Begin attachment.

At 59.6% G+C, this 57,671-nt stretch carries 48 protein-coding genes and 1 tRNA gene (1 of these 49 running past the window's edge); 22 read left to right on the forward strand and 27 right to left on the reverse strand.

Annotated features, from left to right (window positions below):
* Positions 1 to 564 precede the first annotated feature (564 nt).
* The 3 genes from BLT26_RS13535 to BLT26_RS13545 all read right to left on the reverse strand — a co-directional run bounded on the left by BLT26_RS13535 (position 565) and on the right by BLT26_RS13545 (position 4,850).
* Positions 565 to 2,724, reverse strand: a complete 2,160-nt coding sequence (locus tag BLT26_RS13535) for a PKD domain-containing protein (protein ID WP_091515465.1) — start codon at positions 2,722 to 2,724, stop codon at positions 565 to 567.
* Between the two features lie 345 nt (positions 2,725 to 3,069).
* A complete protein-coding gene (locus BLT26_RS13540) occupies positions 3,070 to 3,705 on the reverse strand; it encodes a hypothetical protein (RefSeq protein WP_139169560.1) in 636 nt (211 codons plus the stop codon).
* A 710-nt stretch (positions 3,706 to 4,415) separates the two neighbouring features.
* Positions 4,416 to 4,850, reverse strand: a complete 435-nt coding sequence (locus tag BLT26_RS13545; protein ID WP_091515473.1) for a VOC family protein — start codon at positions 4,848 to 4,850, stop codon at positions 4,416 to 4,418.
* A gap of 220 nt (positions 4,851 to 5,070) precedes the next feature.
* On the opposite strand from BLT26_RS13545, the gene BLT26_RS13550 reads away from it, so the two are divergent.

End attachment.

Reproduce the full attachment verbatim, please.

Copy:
At 59.6% G+C, this 57,671-nt stretch carries 48 protein-coding genes and 1 tRNA gene (1 of these 49 running past the window's edge); 22 read left to right on the forward strand and 27 right to left on the reverse strand.

Annotated features, from left to right (window positions below):
* Positions 1 to 564 precede the first annotated feature (564 nt).
* The 3 genes from BLT26_RS13535 to BLT26_RS13545 all read right to left on the reverse strand — a co-directional run bounded on the left by BLT26_RS13535 (position 565) and on the right by BLT26_RS13545 (position 4,850).
* Positions 565 to 2,724, reverse strand: a complete 2,160-nt coding sequence (locus tag BLT26_RS13535) for a PKD domain-containing protein (protein ID WP_091515465.1) — start codon at positions 2,722 to 2,724, stop codon at positions 565 to 567.
* Between the two features lie 345 nt (positions 2,725 to 3,069).
* A complete protein-coding gene (locus BLT26_RS13540) occupies positions 3,070 to 3,705 on the reverse strand; it encodes a hypothetical protein (RefSeq protein WP_139169560.1) in 636 nt (211 codons plus the stop codon).
* A 710-nt stretch (positions 3,706 to 4,415) separates the two neighbouring features.
* Positions 4,416 to 4,850, reverse strand: a complete 435-nt coding sequence (locus tag BLT26_RS13545; protein ID WP_091515473.1) for a VOC family protein — start codon at positions 4,848 to 4,850, stop codon at positions 4,416 to 4,418.
* A gap of 220 nt (positions 4,851 to 5,070) precedes the next feature.
* On the opposite strand from BLT26_RS13545, the gene BLT26_RS13550 reads away from it, so the two are divergent.